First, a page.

I will never ask my husband to hold hanks of yarn while I wind knitting balls again. Almost immediately his arms drooped and his fingers curled into claws that made it virtually impossible. For a painful three quarters of an hour, the only phrases uttered were:
[me] "can you hold it taut please"
[me] "no, not that tight, I do need to be able to get it off"
[him] "I'm only doing exactly what you said"
[me] "I can do this over the back of a chair you know, I just thought you might be more effective because you are an actual person and everything".
And yes, we're still talking about wool here.
I suspect the dialogue was similar 25 years ago when Mum used to hoodwink me into the same chore. Bottom line, winding wool is just not fun. But all the best stuff comes in hanks, so it's a necessary evil. I'm hopeless at it so if you have any hints, please, do tell.
Anyway, all that super fancy yarn is for another Different lines shawl. (Pattern by Veera Valimaki, you can find it on Ravelry. I LOVE this pattern. I may never make anything else.) I've finished the first effort, a practice run in cheap dk yarn (that I started in this post). It's turned out with the size, heft and drape of a small blanket rather than a scarf. But I have a lovely, shabby, grey tweed armchair back home in Scotland, and this will look great one day, artfully draped over the back of it (amateurishly modelled here by a nasty, beige, polyester rented armchair).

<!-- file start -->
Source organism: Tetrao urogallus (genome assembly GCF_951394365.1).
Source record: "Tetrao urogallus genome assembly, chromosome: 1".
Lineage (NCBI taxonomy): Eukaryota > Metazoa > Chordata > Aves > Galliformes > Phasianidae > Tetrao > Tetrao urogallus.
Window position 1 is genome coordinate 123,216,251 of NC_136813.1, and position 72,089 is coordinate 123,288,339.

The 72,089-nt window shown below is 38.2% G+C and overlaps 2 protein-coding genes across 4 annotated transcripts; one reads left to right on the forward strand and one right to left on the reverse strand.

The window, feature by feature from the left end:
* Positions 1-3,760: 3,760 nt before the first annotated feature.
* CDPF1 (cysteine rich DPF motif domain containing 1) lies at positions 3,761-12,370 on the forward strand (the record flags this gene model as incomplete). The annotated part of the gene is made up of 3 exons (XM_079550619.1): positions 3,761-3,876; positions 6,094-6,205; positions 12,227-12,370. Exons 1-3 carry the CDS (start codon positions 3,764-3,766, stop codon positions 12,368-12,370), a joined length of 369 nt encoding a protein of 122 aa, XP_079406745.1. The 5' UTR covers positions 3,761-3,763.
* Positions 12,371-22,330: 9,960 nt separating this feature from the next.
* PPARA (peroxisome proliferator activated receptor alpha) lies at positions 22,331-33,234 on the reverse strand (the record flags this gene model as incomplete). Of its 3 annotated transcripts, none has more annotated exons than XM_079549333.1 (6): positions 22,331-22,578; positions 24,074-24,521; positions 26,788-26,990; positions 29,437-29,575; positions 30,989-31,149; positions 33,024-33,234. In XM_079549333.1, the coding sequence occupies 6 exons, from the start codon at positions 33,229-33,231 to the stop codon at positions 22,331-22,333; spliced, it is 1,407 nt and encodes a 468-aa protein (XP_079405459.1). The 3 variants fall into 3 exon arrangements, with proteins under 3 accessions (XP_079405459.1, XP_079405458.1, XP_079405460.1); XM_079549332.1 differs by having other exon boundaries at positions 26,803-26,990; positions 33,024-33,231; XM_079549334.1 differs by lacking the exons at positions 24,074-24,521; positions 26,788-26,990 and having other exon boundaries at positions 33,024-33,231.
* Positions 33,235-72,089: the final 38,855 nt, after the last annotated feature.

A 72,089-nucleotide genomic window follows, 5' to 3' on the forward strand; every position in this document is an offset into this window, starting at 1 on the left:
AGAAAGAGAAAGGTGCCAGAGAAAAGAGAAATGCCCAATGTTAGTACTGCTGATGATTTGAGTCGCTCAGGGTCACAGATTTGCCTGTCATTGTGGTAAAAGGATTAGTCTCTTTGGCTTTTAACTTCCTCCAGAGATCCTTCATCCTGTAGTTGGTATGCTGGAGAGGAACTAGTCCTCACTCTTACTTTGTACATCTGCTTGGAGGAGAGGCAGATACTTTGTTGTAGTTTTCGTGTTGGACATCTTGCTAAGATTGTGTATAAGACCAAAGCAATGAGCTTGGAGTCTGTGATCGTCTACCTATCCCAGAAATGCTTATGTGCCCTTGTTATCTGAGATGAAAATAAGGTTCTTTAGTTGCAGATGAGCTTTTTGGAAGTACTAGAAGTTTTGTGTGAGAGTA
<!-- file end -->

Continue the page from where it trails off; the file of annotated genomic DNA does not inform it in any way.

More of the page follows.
So now I'm on to the real deal scarf, in beautiful fingering weight yarn (as per the pattern) and it is going to be amazeballs. Viola superwash merino, hand dyed in Canada, in colours called raven (dark navy/grey) and radioactive (chartreuse/lime). I'm toying with the idea of picking out one of the stripes in hot pink (it clashes quite nicely in that top photo), perhaps the third largest stripe?
I found a quote in my current bedside-table book, Mimi and Toutou go forth, from Churchill on the monotony of a sea voyage. I think it could equally apply to the repetitive meditation that is knitting.
For a time we drop out of the larger world, with its interests and its obligations, and become the independent citizens of a tiny state... / ...Here during a period which is too long while it lasts, too short when it is over, we may placidly reflect on the busy world that lies behind and the tumult that is before us.I bet Churchill would have been good at holding hanks for the missus.
Linking in with the lovely people at Small things' Yarn Along.